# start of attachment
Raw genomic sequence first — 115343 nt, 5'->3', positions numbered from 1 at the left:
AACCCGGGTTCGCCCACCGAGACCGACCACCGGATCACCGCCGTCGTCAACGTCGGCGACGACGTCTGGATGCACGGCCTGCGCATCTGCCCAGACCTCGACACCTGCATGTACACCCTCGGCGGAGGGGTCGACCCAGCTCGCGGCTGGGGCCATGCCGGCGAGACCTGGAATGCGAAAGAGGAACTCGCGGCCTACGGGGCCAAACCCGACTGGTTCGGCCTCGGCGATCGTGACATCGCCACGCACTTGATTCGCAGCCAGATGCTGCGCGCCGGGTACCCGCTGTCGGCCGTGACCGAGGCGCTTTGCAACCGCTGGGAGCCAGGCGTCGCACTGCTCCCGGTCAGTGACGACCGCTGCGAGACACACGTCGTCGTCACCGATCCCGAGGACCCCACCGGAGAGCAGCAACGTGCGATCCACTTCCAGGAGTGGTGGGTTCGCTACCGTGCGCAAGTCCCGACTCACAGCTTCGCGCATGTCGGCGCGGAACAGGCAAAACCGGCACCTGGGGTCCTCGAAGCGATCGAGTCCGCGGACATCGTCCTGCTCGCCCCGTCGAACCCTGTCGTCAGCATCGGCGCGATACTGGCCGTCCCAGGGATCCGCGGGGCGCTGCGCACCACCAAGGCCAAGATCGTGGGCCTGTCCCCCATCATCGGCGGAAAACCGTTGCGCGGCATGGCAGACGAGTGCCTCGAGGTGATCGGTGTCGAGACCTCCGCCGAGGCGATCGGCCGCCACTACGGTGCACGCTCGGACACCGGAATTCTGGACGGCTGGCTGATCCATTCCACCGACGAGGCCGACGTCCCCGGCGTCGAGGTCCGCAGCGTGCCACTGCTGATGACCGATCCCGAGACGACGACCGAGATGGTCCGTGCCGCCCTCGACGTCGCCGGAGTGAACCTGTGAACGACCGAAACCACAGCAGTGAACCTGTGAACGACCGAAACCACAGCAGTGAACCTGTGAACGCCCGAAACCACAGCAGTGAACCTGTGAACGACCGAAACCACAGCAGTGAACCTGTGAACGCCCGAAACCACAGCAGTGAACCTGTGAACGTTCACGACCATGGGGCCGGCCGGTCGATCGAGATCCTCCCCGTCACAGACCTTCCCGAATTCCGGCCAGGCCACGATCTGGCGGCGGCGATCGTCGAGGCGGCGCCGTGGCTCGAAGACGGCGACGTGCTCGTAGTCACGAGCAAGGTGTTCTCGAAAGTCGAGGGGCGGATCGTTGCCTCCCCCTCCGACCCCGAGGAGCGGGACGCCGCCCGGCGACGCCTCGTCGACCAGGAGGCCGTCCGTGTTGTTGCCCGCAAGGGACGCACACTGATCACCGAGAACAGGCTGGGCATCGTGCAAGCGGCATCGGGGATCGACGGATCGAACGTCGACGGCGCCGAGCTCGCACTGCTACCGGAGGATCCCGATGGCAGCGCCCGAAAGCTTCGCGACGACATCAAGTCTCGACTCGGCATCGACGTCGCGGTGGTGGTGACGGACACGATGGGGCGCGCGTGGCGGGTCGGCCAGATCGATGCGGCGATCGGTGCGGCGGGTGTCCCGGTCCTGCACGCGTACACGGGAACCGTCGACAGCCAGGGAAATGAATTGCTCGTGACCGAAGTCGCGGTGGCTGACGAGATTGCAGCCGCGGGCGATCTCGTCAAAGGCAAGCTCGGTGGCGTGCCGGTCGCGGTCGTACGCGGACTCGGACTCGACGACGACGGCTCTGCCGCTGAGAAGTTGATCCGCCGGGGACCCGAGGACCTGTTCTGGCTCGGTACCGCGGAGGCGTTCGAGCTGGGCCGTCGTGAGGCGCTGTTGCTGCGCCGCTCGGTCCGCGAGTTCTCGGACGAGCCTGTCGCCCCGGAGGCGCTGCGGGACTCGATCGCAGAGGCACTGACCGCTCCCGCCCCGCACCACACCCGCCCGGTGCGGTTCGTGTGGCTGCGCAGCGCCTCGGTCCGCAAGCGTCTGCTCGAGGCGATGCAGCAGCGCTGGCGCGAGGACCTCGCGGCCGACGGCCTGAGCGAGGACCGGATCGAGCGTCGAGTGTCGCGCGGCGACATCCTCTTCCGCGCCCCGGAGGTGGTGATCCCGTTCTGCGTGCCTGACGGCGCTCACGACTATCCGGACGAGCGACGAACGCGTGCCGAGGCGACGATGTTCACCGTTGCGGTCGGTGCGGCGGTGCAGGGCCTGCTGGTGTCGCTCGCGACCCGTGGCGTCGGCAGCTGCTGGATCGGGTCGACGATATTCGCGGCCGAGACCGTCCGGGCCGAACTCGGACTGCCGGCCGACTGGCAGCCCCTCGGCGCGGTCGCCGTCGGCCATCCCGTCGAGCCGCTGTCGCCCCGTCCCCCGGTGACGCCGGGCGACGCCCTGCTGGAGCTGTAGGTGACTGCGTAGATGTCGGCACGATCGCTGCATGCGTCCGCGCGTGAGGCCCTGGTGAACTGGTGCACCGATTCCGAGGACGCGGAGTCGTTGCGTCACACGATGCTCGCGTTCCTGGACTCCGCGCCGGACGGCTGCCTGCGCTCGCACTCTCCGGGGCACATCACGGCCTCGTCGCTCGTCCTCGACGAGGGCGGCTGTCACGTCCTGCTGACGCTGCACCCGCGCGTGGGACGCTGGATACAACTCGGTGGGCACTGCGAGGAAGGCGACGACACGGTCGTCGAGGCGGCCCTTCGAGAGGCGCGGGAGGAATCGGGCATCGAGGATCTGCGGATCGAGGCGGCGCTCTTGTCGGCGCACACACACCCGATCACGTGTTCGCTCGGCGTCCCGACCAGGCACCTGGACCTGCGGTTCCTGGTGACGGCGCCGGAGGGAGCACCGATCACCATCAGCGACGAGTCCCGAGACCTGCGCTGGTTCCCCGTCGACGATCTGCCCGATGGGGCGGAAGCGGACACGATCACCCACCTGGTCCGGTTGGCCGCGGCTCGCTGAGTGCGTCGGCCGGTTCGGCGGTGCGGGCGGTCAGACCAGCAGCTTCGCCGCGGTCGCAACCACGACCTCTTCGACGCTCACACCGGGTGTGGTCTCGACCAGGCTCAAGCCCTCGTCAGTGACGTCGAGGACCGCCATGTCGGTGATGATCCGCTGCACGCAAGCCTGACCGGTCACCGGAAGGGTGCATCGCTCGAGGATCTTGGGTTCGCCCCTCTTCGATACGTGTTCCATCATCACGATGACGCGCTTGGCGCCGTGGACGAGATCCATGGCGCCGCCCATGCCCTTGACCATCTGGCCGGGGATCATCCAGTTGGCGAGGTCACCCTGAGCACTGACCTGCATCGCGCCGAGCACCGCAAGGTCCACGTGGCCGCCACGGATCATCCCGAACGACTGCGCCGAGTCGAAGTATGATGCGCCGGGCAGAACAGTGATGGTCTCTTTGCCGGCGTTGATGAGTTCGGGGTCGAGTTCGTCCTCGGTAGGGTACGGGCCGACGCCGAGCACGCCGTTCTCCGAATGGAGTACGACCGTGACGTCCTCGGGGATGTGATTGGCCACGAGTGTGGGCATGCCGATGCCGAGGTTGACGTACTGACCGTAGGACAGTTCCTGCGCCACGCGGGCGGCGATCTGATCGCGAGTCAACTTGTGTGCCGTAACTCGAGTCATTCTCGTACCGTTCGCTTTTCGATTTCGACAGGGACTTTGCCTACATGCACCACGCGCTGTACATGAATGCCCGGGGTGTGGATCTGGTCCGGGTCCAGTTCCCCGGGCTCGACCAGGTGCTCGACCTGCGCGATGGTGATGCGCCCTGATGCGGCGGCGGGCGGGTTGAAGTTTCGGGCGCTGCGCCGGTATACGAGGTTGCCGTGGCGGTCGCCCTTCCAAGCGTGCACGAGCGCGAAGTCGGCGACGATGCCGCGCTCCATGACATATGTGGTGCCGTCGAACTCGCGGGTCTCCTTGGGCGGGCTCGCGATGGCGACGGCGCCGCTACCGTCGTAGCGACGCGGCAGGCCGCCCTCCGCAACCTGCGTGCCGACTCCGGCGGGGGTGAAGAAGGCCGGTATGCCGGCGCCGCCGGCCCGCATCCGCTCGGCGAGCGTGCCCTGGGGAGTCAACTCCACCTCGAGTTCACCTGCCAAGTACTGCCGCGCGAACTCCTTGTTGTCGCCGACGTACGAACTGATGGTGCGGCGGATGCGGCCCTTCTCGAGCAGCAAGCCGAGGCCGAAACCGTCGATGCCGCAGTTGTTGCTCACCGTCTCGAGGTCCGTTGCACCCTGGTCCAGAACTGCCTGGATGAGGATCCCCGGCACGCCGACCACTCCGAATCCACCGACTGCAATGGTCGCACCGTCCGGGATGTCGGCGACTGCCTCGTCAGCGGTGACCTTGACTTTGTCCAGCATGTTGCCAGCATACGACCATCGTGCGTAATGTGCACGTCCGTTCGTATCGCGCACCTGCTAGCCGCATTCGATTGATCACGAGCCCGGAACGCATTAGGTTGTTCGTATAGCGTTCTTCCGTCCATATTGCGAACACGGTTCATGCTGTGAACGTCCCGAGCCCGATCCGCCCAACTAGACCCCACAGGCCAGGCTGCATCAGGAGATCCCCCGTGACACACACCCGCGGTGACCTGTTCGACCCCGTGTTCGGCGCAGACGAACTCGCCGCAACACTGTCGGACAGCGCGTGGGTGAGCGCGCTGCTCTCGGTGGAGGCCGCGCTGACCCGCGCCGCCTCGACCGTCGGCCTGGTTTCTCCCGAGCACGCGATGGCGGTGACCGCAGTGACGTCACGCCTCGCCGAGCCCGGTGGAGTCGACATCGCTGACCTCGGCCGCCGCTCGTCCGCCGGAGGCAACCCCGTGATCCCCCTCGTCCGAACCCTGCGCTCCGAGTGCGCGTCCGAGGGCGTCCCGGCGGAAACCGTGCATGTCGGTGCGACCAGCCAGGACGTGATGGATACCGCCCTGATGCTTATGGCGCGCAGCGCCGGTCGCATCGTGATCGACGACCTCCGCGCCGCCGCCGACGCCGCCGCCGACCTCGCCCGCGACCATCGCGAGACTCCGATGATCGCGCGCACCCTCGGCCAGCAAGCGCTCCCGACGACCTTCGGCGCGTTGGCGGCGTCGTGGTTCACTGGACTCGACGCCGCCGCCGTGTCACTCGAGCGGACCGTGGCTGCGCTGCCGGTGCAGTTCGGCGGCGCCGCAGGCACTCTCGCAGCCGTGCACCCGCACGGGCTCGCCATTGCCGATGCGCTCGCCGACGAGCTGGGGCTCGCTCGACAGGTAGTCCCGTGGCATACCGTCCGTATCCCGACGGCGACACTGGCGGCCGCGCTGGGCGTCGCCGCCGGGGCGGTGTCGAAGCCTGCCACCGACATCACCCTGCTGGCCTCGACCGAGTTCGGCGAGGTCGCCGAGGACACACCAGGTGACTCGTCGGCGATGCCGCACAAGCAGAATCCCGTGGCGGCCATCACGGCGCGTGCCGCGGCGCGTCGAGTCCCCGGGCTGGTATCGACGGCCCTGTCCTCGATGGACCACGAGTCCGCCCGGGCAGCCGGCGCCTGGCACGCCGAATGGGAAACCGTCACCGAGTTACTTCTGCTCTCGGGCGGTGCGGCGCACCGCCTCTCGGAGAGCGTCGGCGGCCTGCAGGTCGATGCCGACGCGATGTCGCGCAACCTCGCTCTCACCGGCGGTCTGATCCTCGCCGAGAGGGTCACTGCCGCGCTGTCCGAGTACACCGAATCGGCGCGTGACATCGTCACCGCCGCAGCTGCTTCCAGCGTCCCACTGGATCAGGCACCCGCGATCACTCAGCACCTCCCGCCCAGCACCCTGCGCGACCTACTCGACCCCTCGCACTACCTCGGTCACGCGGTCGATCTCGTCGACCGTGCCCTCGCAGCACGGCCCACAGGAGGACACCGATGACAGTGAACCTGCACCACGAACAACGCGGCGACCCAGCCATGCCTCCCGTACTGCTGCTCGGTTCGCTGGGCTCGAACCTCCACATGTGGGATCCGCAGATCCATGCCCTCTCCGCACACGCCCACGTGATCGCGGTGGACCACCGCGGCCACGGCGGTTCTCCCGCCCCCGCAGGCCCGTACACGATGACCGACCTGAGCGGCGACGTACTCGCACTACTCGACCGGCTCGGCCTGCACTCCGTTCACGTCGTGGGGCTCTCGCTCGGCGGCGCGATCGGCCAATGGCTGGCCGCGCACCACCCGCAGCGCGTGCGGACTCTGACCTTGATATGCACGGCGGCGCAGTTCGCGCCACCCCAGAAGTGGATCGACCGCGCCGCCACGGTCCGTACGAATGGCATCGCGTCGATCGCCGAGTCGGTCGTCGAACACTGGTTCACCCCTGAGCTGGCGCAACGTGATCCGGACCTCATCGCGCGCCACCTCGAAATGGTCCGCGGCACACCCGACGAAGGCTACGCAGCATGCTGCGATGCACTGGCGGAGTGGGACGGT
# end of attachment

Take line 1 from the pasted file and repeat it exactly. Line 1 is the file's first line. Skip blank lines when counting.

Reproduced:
Raw genomic sequence first — 115343 nt, 5'->3', positions numbered from 1 at the left: